We never got a definitive answer about the heating system, and because it was summertime, it moved to the back burner. The best we could do with the complete lack of contact from the US Alde office was to try contacting the UK branch by email to see if they could answer the question about system design. They got back to us within a day saying that it is not uncommon to mix pipe diameters in a loop, and that they would forward our question to the US office for further follow up. Not a definitive answer, but understandable since they didn’t look at the design of our system in particular, but maybe the US Alde office is just backed up and will get in touch. Four months later.

Because it was summertime, we made it out on the road for a few trips with our canine travel companion, and it was time to test the VoltStart system included in our Roadtrek. This, like so many other things, didn’t go well.

The VoltStart system that Roadtrek created is supposed to function as follows. It is a battery monitoring system with the capability to start your engine without the key when it senses the batteries have dropped below a certain charge threshold. It is designed to run the engine for 35 minutes, thus charging the batteries, and then stop the engine and continue to monitor the batteries until they fall below that threshold again, when it will start the engine again for another 35 minute charge cycle. This will repeat for 5 total cycles, at which time you need to start the engine with the key to reset the counter. The hypothetical use case would be air conditioning use in the summer on batteries. Based on the capabilities of the van, you can expect to run the air conditioning for a few hours on battery power before they deplete. Using the VoltStart system, you could run the air conditioning and leave the van – in our case and most likely in many people’s cases – with a pet inside to enjoy the cool air while you explore outside. The VoltStart system would be watching and recharging the batteries when needed so you wouldn’t need to worry about the batteries depleting for the day, give or take a few hours here and there because understandably, there are many variables involved.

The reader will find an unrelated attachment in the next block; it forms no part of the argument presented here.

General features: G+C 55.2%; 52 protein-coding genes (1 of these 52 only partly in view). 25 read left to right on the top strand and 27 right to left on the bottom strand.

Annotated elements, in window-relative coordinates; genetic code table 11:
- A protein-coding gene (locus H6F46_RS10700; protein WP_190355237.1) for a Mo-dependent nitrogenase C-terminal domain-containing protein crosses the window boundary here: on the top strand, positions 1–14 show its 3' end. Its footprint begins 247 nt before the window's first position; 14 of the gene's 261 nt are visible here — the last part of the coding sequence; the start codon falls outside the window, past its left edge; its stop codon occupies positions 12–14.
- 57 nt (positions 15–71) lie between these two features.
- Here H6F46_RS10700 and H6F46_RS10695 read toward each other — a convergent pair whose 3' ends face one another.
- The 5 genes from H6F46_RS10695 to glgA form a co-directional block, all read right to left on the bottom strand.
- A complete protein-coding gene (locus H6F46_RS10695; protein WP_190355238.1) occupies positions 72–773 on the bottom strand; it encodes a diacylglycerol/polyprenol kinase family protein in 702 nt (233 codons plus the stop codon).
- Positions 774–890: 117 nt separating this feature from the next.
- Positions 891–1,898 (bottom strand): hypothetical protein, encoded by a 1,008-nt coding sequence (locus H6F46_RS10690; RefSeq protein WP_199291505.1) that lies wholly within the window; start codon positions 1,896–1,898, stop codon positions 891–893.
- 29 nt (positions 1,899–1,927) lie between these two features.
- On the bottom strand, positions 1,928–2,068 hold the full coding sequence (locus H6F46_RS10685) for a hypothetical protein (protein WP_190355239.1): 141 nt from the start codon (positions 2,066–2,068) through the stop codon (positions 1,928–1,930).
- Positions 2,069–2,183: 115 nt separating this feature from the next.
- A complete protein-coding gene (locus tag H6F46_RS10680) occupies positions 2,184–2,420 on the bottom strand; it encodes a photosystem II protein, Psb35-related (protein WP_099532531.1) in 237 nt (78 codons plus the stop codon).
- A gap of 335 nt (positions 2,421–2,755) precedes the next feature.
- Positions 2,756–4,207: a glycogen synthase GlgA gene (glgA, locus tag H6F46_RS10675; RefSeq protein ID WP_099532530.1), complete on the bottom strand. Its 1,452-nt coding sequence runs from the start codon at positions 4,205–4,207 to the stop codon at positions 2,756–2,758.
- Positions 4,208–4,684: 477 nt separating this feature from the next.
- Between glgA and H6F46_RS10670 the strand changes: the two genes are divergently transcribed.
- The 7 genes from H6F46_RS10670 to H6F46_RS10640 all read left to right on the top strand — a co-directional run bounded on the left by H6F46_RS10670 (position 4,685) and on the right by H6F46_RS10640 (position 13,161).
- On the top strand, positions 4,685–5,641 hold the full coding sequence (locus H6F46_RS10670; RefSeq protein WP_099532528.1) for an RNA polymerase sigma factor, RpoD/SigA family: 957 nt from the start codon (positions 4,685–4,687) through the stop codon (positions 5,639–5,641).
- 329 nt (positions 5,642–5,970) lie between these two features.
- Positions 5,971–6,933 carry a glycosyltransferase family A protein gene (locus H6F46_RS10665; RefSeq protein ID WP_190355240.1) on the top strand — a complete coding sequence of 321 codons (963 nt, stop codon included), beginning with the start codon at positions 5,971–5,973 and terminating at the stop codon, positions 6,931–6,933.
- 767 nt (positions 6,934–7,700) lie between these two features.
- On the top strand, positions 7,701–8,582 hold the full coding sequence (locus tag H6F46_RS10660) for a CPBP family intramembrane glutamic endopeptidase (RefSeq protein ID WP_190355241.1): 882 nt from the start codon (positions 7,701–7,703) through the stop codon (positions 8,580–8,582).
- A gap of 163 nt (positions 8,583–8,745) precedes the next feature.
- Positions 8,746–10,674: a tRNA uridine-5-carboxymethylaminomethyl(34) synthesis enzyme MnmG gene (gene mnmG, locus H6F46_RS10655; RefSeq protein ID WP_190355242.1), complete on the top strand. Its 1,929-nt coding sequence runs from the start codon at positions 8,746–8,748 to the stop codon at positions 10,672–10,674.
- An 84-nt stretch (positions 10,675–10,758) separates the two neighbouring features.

That would be the way it should operate. What it instead would do, which we discovered on a day with temperatures in the 90s, is start the engine immediately upon activation, and run for 35 minutes as intended, and then it would restart the engine immediately for another 35 minutes, and it would repeat the cycle 5 times, all consecutively with no regard for power draw or battery status. And when it did start the engine, it was providing no charge to the batteries anyway. A swing and a miss.